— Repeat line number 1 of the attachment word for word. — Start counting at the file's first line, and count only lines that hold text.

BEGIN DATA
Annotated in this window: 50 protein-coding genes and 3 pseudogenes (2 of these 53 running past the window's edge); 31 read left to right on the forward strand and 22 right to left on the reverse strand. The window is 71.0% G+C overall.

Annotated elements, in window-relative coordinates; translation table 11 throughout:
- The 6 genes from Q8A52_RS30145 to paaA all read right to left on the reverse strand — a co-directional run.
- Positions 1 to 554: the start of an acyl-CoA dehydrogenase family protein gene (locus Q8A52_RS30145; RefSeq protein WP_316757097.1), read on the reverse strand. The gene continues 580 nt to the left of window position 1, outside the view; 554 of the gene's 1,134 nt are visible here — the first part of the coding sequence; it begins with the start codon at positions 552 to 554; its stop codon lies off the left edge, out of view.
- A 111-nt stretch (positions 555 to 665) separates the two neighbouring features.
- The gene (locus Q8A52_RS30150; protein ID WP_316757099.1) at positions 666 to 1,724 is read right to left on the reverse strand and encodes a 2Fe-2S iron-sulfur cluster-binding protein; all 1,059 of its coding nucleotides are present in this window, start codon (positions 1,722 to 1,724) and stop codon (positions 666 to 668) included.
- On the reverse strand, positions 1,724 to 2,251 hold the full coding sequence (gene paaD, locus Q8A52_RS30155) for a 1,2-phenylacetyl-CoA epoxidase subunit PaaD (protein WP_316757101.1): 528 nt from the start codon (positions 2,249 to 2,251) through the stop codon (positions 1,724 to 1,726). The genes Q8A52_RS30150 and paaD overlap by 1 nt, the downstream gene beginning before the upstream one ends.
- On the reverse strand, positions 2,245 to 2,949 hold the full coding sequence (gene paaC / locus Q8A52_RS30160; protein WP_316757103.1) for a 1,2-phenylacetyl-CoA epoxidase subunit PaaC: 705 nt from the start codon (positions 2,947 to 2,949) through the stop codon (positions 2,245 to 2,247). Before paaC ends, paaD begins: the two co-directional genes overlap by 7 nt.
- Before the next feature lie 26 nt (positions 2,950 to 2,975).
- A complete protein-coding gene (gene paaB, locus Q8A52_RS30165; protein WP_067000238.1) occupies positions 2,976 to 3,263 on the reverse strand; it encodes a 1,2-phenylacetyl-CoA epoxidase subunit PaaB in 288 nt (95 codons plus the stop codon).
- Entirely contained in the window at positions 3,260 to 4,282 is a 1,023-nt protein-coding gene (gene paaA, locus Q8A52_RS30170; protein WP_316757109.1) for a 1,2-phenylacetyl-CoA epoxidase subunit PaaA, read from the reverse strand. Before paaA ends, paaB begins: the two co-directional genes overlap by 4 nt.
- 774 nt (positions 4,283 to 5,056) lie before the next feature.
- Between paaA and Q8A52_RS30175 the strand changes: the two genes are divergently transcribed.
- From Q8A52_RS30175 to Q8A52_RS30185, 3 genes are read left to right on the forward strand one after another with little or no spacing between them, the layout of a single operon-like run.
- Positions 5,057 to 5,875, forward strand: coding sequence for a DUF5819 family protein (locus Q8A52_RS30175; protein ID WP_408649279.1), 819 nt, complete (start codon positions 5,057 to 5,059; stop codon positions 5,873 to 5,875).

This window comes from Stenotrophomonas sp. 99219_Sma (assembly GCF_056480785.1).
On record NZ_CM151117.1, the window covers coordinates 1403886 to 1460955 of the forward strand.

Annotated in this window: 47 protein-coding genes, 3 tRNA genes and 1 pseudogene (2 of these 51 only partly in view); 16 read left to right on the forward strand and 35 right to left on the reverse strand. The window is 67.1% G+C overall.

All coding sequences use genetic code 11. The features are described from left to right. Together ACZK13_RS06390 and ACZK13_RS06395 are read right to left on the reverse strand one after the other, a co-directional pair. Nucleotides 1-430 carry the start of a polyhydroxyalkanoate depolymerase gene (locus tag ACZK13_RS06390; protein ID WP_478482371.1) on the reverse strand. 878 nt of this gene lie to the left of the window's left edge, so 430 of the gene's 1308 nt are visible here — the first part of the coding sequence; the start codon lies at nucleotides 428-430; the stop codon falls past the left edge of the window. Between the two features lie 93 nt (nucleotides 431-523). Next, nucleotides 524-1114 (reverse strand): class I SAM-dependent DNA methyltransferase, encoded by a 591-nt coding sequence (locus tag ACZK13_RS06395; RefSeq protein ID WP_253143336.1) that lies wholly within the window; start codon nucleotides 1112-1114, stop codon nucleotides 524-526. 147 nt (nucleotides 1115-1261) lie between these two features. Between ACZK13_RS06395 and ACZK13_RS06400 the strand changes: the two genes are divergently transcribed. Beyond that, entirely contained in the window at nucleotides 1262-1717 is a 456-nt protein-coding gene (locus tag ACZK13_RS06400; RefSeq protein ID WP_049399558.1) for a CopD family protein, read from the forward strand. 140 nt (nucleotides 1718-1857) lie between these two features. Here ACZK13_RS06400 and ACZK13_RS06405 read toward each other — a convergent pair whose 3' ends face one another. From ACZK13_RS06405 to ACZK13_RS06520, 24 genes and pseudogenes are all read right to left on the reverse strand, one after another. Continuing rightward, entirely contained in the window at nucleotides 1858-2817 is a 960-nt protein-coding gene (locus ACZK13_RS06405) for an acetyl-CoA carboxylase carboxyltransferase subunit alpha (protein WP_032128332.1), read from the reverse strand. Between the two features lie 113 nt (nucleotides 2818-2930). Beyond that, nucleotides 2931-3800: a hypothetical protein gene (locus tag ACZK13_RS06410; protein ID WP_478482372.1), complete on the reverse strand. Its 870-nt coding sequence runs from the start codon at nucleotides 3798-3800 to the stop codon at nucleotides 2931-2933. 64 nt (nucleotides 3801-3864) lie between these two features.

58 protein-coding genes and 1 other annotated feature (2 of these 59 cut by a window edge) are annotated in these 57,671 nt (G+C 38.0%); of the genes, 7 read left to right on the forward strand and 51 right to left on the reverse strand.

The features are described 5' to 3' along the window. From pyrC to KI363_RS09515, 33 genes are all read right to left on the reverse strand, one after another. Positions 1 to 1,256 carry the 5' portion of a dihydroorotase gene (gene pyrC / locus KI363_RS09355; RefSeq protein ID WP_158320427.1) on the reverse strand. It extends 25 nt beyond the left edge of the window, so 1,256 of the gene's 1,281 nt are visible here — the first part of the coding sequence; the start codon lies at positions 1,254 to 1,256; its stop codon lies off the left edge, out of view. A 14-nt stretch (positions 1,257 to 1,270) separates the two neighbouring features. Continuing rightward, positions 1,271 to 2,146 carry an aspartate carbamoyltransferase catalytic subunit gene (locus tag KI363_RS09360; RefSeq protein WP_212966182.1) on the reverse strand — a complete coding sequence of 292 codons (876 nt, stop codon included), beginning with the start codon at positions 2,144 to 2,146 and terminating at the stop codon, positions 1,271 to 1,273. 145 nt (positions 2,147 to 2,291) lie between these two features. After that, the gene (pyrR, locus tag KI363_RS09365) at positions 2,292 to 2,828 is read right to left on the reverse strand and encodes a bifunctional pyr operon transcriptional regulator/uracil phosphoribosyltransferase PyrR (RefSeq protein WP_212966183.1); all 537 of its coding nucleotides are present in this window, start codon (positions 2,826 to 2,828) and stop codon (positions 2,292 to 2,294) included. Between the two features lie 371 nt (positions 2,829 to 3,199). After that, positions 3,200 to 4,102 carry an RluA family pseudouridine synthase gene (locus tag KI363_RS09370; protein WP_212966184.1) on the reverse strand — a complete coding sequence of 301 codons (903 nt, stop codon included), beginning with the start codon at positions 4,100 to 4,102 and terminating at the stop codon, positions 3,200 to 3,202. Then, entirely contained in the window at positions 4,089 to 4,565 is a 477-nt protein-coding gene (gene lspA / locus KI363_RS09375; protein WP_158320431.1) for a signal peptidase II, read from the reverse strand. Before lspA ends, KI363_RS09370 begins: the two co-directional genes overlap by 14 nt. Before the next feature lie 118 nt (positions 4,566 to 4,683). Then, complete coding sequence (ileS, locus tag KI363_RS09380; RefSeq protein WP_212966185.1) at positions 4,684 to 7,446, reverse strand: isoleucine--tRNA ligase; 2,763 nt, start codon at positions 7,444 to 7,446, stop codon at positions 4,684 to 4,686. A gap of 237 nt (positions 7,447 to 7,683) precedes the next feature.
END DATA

Annotated in this window: 50 protein-coding genes and 3 pseudogenes (2 of these 53 running past the window's edge); 31 read left to right on the forward strand and 22 right to left on the reverse strand. The window is 71.0% G+C overall.